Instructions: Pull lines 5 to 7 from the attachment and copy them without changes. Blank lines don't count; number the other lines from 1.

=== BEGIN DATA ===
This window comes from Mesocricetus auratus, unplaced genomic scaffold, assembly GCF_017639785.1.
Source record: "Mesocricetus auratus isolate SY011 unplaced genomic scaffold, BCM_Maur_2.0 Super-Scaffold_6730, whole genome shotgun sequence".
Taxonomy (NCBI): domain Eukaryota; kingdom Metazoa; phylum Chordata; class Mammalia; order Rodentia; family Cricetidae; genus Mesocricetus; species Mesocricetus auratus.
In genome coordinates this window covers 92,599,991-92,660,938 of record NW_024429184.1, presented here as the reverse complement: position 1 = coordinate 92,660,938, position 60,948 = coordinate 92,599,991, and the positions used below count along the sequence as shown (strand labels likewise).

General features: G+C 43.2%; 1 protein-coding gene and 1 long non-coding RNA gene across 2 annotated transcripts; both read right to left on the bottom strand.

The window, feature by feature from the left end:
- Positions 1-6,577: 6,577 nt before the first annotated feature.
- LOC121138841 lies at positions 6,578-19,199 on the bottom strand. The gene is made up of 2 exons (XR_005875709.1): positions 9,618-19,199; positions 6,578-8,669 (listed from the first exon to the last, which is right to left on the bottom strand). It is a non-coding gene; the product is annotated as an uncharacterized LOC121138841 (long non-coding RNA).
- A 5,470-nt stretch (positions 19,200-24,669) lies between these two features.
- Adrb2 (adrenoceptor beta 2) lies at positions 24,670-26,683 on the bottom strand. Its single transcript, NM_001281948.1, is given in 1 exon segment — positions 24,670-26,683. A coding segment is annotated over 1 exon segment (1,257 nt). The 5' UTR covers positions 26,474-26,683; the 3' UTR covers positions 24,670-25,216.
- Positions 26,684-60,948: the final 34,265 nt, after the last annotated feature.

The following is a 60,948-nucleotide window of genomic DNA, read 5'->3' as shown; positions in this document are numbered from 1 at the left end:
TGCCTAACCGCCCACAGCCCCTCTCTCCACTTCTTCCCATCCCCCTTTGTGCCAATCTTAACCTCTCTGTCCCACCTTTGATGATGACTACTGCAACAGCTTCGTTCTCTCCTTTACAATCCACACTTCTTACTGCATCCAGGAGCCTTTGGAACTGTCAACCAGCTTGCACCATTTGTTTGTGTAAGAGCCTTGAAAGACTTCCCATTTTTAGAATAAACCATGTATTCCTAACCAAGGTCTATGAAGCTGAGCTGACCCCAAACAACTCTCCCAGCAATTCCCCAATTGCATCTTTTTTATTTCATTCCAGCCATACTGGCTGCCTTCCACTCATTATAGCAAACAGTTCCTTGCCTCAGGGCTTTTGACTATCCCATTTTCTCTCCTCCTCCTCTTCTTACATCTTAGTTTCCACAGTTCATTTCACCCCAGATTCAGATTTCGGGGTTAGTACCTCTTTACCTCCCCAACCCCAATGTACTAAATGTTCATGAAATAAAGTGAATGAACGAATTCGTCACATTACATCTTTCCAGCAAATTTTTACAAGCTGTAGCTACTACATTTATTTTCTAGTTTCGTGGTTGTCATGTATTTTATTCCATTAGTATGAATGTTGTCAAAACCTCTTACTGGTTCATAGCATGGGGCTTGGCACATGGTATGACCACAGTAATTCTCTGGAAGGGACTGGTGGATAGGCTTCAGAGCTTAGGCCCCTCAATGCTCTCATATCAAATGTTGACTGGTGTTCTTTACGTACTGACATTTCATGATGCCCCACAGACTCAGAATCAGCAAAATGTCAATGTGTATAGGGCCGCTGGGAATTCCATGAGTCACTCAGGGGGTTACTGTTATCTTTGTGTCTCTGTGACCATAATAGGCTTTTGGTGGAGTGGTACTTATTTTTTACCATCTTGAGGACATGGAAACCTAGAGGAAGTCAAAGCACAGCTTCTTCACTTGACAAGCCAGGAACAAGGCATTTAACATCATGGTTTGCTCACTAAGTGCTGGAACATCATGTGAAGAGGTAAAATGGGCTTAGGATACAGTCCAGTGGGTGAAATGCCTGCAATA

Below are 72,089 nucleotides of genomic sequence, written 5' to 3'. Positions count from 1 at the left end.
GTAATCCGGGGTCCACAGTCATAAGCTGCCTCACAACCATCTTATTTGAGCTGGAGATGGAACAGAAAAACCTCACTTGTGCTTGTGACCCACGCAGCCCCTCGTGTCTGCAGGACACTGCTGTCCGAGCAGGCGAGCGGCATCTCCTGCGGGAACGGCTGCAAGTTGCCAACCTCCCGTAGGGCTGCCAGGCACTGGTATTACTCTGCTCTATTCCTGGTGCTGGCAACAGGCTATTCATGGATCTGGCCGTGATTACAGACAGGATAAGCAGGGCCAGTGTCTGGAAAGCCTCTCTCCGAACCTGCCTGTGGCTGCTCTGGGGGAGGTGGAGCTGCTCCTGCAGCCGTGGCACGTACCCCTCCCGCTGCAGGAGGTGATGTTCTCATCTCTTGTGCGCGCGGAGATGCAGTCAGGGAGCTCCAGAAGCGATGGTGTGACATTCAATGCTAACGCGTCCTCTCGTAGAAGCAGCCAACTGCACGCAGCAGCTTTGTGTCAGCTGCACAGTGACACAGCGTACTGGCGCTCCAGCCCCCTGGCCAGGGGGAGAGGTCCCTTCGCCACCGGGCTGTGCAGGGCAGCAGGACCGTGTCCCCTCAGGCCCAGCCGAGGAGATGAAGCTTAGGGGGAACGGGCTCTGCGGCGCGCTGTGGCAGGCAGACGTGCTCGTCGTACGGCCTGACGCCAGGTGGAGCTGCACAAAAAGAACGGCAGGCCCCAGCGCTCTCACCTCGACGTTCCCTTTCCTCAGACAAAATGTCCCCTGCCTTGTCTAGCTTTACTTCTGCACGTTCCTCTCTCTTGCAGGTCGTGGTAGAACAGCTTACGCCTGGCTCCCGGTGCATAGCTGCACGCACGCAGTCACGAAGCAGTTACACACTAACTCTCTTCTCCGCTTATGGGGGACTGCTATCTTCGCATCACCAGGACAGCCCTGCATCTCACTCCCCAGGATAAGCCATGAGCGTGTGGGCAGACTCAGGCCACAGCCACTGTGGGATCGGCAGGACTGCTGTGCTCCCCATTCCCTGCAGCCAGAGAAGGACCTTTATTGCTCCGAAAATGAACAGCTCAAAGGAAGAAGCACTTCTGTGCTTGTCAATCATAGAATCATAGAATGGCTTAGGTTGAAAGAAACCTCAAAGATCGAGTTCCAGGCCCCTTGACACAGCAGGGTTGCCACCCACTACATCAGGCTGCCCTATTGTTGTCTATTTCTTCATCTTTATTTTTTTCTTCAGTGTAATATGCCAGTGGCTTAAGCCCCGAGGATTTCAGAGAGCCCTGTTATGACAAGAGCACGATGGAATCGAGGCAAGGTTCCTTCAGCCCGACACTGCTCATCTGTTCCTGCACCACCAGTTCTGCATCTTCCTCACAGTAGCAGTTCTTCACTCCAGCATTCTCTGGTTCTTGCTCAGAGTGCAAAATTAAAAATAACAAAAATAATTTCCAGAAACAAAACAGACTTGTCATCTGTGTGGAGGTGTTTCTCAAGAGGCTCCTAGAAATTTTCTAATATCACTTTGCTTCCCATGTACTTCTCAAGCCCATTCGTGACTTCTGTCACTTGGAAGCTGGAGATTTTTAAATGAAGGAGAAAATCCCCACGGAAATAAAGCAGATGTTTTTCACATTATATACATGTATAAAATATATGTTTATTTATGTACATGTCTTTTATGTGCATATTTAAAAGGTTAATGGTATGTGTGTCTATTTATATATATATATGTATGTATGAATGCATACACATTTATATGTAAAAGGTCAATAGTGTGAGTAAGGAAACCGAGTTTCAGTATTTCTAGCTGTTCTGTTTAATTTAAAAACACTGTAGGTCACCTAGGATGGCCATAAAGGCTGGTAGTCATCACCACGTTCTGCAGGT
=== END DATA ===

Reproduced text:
General features: G+C 43.2%; 1 protein-coding gene and 1 long non-coding RNA gene across 2 annotated transcripts; both read right to left on the bottom strand.

The window, feature by feature from the left end:
- Positions 1-6,577: 6,577 nt before the first annotated feature.